Uber can make anyone with a car and a smartphone a part-time cab driver.
Today, three West Coast startups are giving anyone with coding smarts—and good intentions—the chance to get paid handsomely while helping to fill the vast cybersecurity talent gap.
The companies—HackerOne, Bugcrowd, and Synack—are driving the rapid expansion of so-called bug bounty programs that offer rewards to ethical, or “white-hat,” hackers for rooting out and reporting flaws in computer software, hardware, and networks. And the rewards—occasionally gifts but usually cash—can reach as high as six figures for some of the most critical flaws.
“More than just your internal security team, you get the experience and diversity of hundreds of hackers all going after one target,” says Synack co-founder and CEO Jay Kaplan. “Plus, you’re utilizing the skills of a lot of people who have no interest in working full time for cybersecurity companies.”
This crowdsourcing model has added as many as 200,000 hackers to the undermanned cybersecurity workforce, making it a significant element in the security strategies of numerous small businesses and more than a few household brands.
Thirteen of the 24 largest technology sector companies in the Fortune Global 2000 have policies that include vulnerability disclosure programs to encourage hackers to find and report bugs. Seven of those offer bug bounties, including Apple, Google, and Microsoft. So do Starbucks, United Airlines, General Motors, and the U.S. Department of Defense. And, yes, Uber.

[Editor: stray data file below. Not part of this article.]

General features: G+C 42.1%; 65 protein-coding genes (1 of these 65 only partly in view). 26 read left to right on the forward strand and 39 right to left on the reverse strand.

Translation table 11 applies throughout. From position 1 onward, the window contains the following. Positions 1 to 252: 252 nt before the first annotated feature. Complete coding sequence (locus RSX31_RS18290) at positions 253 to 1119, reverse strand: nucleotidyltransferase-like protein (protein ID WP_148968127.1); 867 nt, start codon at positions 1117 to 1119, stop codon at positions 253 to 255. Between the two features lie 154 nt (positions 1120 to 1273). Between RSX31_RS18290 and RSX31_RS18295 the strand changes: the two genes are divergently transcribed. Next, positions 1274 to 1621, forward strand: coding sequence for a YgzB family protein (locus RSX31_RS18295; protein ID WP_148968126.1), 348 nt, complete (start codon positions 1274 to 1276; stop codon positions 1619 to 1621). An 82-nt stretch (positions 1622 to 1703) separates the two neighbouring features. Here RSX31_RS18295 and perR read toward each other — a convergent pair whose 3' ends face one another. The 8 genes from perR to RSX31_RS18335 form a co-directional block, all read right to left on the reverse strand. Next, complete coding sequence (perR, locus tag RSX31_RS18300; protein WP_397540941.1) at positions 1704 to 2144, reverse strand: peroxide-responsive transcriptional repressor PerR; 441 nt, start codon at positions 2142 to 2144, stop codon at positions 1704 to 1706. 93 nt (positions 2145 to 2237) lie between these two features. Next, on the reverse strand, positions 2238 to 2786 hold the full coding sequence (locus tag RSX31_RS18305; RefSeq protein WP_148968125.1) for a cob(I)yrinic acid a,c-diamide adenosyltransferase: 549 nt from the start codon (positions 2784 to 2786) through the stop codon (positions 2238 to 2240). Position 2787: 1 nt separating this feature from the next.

All work with one or more of the three companies. Customers pay them to oversee their bounty programs and to get access to their pool of hackers (or more politely, “independent security researchers”). Customers typically pay the bounties as well, although Synack, for one, provides that as a managed service. More noteworthy than who pays is how much: depending on severity, an average of a few hundred to a few thousand dollars for a single bug. Given the Ponemon Institute’s estimate that the average data breach in 2017 cost $3.62 million, it’s small wonder that the organizations adopting bug bounty programs view them as a bargain.
Count Shopify among them. The e-commerce platform for small retailers has paid out more than $700,000 in bounties (for about 700 bugs) since joining the HackerOne platform in April 2015 and is more than satisfied. “Bug bounties are an essential part of our security strategy,” says Peter Yaworski, the application security engineer on Shopify’s bounty program. “We get attention from top hackers—thousands of security researchers who’ve helped us build a more reliable platform.”